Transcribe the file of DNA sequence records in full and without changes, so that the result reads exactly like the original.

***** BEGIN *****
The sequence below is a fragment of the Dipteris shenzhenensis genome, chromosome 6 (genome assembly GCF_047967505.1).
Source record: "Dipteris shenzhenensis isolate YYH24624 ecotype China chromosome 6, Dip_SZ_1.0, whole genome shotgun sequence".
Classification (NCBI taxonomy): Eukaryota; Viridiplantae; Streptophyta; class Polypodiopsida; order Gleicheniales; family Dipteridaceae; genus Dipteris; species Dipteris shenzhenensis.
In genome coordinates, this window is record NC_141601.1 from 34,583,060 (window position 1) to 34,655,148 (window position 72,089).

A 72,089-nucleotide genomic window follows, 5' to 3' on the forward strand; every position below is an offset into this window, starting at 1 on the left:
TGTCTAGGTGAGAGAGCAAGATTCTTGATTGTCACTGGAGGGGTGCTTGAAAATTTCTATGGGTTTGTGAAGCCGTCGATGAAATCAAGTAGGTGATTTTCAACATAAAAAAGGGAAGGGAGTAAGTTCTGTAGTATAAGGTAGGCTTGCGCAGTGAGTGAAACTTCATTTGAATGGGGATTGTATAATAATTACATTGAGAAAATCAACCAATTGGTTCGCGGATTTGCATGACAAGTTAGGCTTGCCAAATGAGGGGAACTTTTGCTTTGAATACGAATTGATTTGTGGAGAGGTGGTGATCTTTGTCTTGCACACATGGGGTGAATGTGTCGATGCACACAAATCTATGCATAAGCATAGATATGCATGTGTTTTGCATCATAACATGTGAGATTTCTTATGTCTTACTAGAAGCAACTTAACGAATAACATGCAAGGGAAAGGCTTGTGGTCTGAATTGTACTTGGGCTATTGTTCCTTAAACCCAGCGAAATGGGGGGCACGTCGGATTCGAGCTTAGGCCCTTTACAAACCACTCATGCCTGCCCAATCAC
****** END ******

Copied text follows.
The sequence below is a fragment of the Dipteris shenzhenensis genome, chromosome 6 (genome assembly GCF_047967505.1).
Source record: "Dipteris shenzhenensis isolate YYH24624 ecotype China chromosome 6, Dip_SZ_1.0, whole genome shotgun sequence".
Classification (NCBI taxonomy): Eukaryota; Viridiplantae; Streptophyta; class Polypodiopsida; order Gleicheniales; family Dipteridaceae; genus Dipteris; species Dipteris shenzhenensis.
In genome coordinates, this window is record NC_141601.1 from 34,583,060 (window position 1) to 34,655,148 (window position 72,089).

A 72,089-nucleotide genomic window follows, 5' to 3' on the forward strand; every position below is an offset into this window, starting at 1 on the left:
TGTCTAGGTGAGAGAGCAAGATTCTTGATTGTCACTGGAGGGGTGCTTGAAAATTTCTATGGGTTTGTGAAGCCGTCGATGAAATCAAGTAGGTGATTTTCAACATAAAAAAGGGAAGGGAGTAAGTTCTGTAGTATAAGGTAGGCTTGCGCAGTGAGTGAAACTTCATTTGAATGGGGATTGTATAATAATTACATTGAGAAAATCAACCAATTGGTTCGCGGATTTGCATGACAAGTTAGGCTTGCCAAATGAGGGGAACTTTTGCTTTGAATACGAATTGATTTGTGGAGAGGTGGTGATCTTTGTCTTGCACACATGGGGTGAATGTGTCGATGCACACAAATCTATGCATAAGCATAGATATGCATGTGTTTTGCATCATAACATGTGAGATTTCTTATGTCTTACTAGAAGCAACTTAACGAATAACATGCAAGGGAAAGGCTTGTGGTCTGAATTGTACTTGGGCTATTGTTCCTTAAACCCAGCGAAATGGGGGGCACGTCGGATTCGAGCTTAGGCCCTTTACAAACCACTCATGCCTGCCCAATCAC